The father of South African hip-hop’s latest book release is here to teach you about the culture.
As a father-figure in South African hip-hop, there’s a lot Emile Lester Jansen, aka Emile YX?, knows. He’ll also tell you, there’s a lot he doesn’t. But the knowledge Emile has gained, over his 3 decades in music, he’s always tried to share with others. His latest project is no different. The Black Noise founder is working on a book that identifies the similarities between Bushmen expression and hip-hop, and how this knowledge can help empower anyone who has a love of the culture.
The book, which will be called Reconnect The String, comes on the back of this year’s 21st anniversary of the African Hip Hop Indaba, one of the landmark hip hop events in Cape Town created by Emile, which has helped many an artist launch their career. As a teacher and a musician, he’s long been involved in using hip hop to uplift communities—first through the seminal group Black Noise, founded in the late 1980s, with its rhymes rallying against Apartheid, and then through the Heal the Hood organization, a non-profit that grew out of the group’s efforts to use its love of hip hop to fuel youth development initiatives in townships on the Cape Flats.
He’s written dozens of books before, most of them self-published, and many for children. Along the way he’s inspired others, like Black Pearl, sister of the late revered Capetonian emcee Devious, to put out a book too. “If an ou [guy] with big hair can write a book, then people can see that anyone can write a book!” he tells OkayAfrica, over the phone from Fremont in California, where he’s been quarantining with his wife’s family. Emile’s own venture into publishing began when he became a father. “I was about to sing ‘Hush-a-bye-Baby,’ and then realized, ‘what the f*** are you about to do? You’re going to traumatize your laatie [little son] with the bough breaking and cradle falling and all that!'” So he made up his own stories and started researching others.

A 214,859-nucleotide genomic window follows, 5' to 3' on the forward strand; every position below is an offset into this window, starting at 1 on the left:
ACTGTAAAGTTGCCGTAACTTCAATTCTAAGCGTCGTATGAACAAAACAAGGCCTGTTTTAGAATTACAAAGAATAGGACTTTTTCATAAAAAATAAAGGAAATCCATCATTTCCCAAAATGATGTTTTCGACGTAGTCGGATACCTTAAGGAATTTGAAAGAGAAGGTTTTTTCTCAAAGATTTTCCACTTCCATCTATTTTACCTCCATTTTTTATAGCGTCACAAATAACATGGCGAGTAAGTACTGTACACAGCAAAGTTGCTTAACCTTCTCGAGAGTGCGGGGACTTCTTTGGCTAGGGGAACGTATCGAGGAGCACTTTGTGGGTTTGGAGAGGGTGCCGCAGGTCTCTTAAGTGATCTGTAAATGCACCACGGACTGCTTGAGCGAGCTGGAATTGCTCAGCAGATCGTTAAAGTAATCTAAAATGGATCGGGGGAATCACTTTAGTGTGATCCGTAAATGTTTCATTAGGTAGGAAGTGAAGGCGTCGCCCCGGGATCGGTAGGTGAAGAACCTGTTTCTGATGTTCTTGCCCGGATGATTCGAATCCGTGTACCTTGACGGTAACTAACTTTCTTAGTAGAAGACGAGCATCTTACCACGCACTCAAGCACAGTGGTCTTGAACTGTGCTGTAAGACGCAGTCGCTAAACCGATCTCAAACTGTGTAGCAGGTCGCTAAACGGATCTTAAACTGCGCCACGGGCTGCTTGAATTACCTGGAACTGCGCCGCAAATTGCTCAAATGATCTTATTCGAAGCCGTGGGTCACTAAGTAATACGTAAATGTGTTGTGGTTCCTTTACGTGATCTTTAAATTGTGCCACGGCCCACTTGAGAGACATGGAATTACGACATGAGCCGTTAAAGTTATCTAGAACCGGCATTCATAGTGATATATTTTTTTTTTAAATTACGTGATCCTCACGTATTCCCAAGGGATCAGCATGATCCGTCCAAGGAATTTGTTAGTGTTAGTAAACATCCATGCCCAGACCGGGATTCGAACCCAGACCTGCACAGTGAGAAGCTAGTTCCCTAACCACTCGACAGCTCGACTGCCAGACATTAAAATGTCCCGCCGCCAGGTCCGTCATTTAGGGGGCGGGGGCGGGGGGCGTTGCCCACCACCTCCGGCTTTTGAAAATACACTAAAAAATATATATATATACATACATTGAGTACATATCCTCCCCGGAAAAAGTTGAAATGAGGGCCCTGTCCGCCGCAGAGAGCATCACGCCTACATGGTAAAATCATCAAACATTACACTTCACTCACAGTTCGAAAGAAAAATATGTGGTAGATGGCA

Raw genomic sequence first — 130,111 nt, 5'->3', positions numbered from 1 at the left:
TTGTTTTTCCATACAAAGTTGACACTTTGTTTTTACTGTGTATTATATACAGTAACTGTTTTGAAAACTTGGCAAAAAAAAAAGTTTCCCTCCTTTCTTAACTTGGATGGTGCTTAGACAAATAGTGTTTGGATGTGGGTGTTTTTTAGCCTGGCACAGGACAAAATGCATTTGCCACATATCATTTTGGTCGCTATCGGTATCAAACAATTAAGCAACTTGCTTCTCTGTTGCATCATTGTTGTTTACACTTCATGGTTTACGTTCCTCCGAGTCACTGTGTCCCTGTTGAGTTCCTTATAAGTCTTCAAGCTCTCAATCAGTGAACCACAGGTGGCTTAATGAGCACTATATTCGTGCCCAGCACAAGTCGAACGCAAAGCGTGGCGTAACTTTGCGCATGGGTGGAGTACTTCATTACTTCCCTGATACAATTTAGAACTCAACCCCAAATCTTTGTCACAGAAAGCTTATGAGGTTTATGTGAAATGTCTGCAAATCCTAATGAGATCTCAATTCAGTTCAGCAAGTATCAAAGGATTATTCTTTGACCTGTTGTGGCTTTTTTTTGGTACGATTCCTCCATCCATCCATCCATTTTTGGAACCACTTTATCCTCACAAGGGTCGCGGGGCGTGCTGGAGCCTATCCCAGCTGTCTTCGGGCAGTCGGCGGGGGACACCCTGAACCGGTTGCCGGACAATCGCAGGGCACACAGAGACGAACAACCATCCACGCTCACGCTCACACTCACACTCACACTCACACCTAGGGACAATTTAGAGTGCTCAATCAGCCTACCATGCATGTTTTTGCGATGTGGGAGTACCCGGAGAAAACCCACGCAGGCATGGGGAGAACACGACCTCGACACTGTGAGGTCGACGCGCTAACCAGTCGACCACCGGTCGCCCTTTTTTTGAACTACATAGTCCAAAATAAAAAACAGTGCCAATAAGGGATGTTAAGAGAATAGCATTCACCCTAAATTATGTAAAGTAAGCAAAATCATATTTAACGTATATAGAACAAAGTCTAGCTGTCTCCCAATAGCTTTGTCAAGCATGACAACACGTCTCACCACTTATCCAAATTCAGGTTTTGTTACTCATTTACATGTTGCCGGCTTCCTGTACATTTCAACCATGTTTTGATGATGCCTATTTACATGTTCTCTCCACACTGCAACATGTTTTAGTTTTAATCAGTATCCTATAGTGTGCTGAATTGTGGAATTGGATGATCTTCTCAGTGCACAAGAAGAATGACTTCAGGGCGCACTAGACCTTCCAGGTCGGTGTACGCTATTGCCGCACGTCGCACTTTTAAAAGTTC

“Teach Koi”Illustrations by Adnaan Solomon
Emile has released eleven books, from the first one, which was essentially a photocopy that he would give out at the schools where he used to go and talk to youngsters about hip-hop. “They would ask me, ‘what is hip-hop?’ and so I called it, What is Hip Hop.” He also wrote My Hip Hop is African and Proud, where he would take rhymes and explain them, and share papers and books that were important in the development of his understanding of Black Consciousness. “Like, Steve Biko‘s I Write What I Like, that kind of thing; how hip hop, specifically, influenced my thinking in that direction,” he says.
Conscious Rhymes for Unconscious Times came out of a call from Afrika Bambaata and Zulu Nation. “They were saying, to change the situation, we need alternative information. Sometimes it feels like, I don’t know if I’m the only one listening to these challenges the hip hop community puts out,” he chuckles. Another book, Rapss, compiled material collected from people in the communities where he would teach, to give others a sense of what it’s like to have their work published.